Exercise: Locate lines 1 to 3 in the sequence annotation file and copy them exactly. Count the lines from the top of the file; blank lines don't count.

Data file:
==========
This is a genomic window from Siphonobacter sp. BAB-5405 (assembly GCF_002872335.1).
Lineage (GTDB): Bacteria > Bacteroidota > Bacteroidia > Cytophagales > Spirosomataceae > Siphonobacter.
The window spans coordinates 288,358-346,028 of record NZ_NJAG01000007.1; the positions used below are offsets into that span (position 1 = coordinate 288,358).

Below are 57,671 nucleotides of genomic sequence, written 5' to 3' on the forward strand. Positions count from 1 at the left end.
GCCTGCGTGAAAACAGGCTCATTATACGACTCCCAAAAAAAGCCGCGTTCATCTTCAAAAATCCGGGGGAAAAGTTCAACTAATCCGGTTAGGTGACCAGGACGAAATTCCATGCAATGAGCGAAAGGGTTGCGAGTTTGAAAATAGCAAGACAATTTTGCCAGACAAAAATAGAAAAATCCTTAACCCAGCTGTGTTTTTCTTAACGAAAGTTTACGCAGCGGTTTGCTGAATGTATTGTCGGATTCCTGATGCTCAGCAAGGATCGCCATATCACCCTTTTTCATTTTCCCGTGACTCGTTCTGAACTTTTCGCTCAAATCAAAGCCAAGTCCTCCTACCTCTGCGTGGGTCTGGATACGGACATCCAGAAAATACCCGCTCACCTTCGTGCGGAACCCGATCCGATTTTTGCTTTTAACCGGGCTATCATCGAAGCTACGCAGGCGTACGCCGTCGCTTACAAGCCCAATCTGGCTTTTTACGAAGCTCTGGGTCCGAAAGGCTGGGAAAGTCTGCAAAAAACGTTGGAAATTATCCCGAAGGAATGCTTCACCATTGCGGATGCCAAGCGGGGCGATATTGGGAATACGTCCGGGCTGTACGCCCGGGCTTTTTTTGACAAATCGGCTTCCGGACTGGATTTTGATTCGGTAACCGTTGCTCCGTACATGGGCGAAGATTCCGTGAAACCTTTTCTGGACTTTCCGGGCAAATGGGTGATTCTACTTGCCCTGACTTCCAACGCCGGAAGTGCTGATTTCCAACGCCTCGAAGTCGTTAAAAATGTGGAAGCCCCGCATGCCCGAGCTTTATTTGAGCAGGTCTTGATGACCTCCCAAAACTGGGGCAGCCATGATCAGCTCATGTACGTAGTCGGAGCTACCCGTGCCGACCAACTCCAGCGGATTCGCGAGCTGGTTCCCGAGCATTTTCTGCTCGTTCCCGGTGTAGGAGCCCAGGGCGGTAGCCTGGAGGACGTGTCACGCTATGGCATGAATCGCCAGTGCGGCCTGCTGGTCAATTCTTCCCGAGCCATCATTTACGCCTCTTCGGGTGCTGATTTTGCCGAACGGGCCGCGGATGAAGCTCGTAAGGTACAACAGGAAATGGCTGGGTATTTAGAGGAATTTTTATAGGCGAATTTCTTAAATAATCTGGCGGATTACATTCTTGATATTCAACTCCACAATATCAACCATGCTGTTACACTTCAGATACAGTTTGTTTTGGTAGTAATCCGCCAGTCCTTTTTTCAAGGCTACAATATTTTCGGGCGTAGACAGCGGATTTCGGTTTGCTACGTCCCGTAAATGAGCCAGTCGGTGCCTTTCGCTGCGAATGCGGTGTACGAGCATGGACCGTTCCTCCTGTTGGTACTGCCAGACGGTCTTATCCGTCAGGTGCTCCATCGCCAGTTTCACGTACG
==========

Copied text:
This is a genomic window from Siphonobacter sp. BAB-5405 (assembly GCF_002872335.1).
Lineage (GTDB): Bacteria > Bacteroidota > Bacteroidia > Cytophagales > Spirosomataceae > Siphonobacter.
The window spans coordinates 288,358-346,028 of record NZ_NJAG01000007.1; the positions used below are offsets into that span (position 1 = coordinate 288,358).